I have just finished reading an article written by Michael Horn, for Forbes magazine called, “Building Motivation, Instilling Grit: The Necessity of instilling Mastery-based Digital Learning.” The author presents his arguments that unmotivated students are unmotivated because they have not been instilled with the purpose and potential of competency-based and digital learning. The author states the reason for this is two-fold: First, they (students) want to feel successful and make meaningful progress. Second, they (students) want to have fun with their friends.
The author goes on to blame educators that their feedback is generally slow and lacking. So, when was the last time your boss came by your cubicle to tell you how well you were doing? Today, many schools have their grades online and have Cloud access. After work has been graded, by the teacher, it is posted online for access by both parents and students. Obviously, the author is not quite up to date in the latest educational technology developments.
The author continues, “So how do we help students who aren’t buying what schools are selling?” The response is a loud affirmation that digital learning is the all purpose solution. It slices, dices and can even do your homework. But more importantly, it will motivate the unmotivated. Sorry, but technology has been around for over 50 years in education from 16mm film projects to today’s Smartboards. Technology is a tool, it is not a motivator but an enhancer, in the hands of an expert educator, it can be used to explain complex subject matter, demonstrate with both visual and auditory equipment, but it can’t motivate anymore than the 1958 16mm film projector or DVD player in the 1980’s could.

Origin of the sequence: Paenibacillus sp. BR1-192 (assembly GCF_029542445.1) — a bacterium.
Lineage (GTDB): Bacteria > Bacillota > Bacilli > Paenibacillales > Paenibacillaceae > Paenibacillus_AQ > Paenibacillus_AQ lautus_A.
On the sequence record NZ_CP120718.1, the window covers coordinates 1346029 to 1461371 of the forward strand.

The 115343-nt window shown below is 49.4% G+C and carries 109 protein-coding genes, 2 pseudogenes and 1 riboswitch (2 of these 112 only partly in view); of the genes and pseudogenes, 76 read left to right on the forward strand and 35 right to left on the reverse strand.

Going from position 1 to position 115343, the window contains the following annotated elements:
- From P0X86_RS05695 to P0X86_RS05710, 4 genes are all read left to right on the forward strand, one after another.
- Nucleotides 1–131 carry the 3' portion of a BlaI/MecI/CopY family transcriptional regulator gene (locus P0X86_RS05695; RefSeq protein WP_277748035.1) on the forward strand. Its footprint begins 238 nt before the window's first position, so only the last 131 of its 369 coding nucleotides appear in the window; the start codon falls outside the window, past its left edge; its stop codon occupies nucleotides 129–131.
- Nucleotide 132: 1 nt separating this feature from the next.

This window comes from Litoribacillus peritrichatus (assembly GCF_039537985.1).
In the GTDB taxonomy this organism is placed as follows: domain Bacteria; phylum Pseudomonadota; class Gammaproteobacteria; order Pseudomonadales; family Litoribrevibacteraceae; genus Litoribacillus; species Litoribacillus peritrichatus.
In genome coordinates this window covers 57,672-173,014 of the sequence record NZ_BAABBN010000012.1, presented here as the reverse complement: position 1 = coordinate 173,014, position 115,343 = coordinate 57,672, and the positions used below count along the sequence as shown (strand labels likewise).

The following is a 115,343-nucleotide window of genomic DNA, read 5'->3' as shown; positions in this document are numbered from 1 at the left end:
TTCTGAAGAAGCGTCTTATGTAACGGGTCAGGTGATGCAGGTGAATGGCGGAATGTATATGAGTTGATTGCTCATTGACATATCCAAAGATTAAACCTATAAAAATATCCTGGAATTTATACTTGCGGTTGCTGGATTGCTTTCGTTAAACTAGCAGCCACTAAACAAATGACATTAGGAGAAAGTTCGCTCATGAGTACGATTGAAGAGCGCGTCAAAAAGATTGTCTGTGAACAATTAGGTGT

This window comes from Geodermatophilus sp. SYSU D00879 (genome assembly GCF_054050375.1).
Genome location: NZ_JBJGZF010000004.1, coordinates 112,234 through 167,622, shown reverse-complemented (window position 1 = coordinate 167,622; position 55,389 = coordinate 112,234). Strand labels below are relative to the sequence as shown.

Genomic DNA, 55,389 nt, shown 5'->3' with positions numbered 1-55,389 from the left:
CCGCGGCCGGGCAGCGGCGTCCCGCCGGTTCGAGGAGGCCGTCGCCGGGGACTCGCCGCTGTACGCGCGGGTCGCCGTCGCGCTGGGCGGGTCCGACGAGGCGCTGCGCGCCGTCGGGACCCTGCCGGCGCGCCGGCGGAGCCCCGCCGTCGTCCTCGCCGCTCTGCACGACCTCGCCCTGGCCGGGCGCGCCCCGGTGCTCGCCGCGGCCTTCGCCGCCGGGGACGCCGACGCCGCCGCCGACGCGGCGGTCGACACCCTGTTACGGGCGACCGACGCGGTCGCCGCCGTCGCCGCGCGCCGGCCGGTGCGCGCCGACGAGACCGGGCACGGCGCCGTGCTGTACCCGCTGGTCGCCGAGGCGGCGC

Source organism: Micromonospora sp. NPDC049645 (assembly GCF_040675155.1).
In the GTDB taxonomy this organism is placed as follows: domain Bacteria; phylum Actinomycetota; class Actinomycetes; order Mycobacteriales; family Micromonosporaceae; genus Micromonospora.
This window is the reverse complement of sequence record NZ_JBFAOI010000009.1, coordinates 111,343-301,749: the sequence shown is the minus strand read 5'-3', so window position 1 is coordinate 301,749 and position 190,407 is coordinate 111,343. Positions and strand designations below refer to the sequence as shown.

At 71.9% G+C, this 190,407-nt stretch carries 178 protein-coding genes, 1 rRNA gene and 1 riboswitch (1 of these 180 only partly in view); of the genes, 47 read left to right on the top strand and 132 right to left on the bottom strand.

It all sounded like a great sales pitch, and then I realized, I was reading a Forbes magazine article. The author named one of his sources–Madison Avenue. Now, Madison Avenue may understand Marketing but the article proved it still doesn’t understand Education. Three authors, who did not identify themselves as educators, wrote a white paper called, “Rethinking Student Motivation,” The paper first states that, to date, there is no one size that fits all. They were right! And then they try to ‘market’ their position as the solution. The paper is a testament to Industrial Age Mentality that many schools have been trying to evolve from. Education is not about jobs, it is not about getting a job. It’s not about selling education as a commodity. The last time I looked I had a choice of either buying something or not. Education is compulsory in the United States, students don’t have a choice. If education was a choice, like at the college level, we might need selling techniques for our K-12 students–Ah! But, it is compulsory and that’s the rub, the problem, the issue facing all educators in trying to find techniques to motivate the unmotivated.
Brain studies, behavior intelligence, multicultural studies, and socioeconomic, and global education studies are now part of the 21st educator’s arsenal for motivation. Education is about motivating both the group as well as the individual. The motivated and the unmotivated. In the business world of marketing the industry focuses always on the group. The individual is passed by. We can’t do that in Education.
But let’s leave on a reflective note. The Forbes article does have one positive supporter and that comes from the author’s last comment, “A competency-based learning system on the other hand literally embeds grit—sticking with things until you master them—in its DNA.” Yes, it is the perfect tool for Standardized Testing, which has already shown itself as a failure along with it NCLB program.